Unconventional SAT Prep: What I’ve Learned So Far…August 20th, 2007 · 2 comments
Based on the initial responses to my call for unconventional SAT prep strategies, I have extracted a couple early insights. I still want to hear more stories. If you had good luck preparing for the SAT on your own, e-mail me a quick description of what you did.
Some Initial Observations About Self-Preparation for the SAT
- Doing well requires a (very) large volume of practice tests. Much more than most students assume when they consider test prep. Two dozen full sample tests is not uncommon. (As a side note, this reality is much more established among those preparing for the LSATs. I have a three college friends that studied together and all got into to Harvard Law. The defining feature of their strategy: an immense number of practice tests, spread out over an extended period).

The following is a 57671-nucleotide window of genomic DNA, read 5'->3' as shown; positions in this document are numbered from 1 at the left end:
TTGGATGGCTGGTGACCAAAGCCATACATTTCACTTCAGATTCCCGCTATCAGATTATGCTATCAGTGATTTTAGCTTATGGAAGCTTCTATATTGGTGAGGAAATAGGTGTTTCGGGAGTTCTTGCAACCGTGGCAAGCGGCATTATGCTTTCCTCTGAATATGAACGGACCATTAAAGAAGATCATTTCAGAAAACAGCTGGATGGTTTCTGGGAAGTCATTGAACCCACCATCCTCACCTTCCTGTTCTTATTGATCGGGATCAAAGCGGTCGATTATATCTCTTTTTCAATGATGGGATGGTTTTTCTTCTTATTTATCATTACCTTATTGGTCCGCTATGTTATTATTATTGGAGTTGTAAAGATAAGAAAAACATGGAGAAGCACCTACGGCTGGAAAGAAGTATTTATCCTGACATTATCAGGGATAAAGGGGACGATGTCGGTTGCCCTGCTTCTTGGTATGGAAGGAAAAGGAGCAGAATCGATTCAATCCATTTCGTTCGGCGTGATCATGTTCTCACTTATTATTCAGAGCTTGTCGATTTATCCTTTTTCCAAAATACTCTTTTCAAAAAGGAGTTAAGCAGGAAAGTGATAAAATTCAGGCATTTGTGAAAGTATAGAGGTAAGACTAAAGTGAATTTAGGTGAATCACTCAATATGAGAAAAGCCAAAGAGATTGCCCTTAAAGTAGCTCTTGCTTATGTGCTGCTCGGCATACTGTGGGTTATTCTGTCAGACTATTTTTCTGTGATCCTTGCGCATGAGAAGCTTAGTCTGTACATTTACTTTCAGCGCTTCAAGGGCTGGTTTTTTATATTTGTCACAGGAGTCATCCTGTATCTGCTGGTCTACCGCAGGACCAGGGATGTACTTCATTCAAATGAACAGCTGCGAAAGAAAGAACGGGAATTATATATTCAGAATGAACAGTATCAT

- You must deconstruct every single question you get wrong. Different people have trouble with certain questions for different reasons. By performing a rigorous autopsy on your trouble spots, you develop, over time, an accurate understanding of your weaknesses. This allows custom solutions to fill in these gaps, leading, it seems, to much higher scores than if you follow only the generic strategies of a test prep firm (case in point: joe freakn’ bloggs).